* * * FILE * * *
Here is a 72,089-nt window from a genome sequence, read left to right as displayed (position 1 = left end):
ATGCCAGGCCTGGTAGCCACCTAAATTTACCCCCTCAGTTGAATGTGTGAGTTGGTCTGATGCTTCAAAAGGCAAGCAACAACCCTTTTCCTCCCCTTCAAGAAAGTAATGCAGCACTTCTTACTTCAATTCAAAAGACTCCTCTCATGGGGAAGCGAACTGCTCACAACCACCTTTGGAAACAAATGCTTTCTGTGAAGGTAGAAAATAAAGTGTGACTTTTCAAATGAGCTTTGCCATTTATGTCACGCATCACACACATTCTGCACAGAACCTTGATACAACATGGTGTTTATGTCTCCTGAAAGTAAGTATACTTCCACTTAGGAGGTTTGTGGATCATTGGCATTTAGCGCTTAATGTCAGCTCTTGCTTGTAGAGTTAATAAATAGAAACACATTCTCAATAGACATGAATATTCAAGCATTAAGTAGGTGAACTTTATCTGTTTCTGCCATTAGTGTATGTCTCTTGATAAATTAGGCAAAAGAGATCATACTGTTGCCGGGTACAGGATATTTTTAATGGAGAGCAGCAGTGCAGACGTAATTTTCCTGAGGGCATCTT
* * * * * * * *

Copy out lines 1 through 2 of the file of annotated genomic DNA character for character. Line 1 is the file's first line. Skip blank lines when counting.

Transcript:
Here is a 72,089-nt window from a genome sequence, read left to right as displayed (position 1 = left end):
ATGCCAGGCCTGGTAGCCACCTAAATTTACCCCCTCAGTTGAATGTGTGAGTTGGTCTGATGCTTCAAAAGGCAAGCAACAACCCTTTTCCTCCCCTTCAAGAAAGTAATGCAGCACTTCTTACTTCAATTCAAAAGACTCCTCTCATGGGGAAGCGAACTGCTCACAACCACCTTTGGAAACAAATGCTTTCTGTGAAGGTAGAAAATAAAGTGTGACTTTTCAAATGAGCTTTGCCATTTATGTCACGCATCACACACATTCTGCACAGAACCTTGATACAACATGGTGTTTATGTCTCCTGAAAGTAAGTATACTTCCACTTAGGAGGTTTGTGGATCATTGGCATTTAGCGCTTAATGTCAGCTCTTGCTTGTAGAGTTAATAAATAGAAACACATTCTCAATAGACATGAATATTCAAGCATTAAGTAGGTGAACTTTATCTGTTTCTGCCATTAGTGTATGTCTCTTGATAAATTAGGCAAAAGAGATCATACTGTTGCCGGGTACAGGATATTTTTAATGGAGAGCAGCAGTGCAGACGTAATTTTCCTGAGGGCATCTT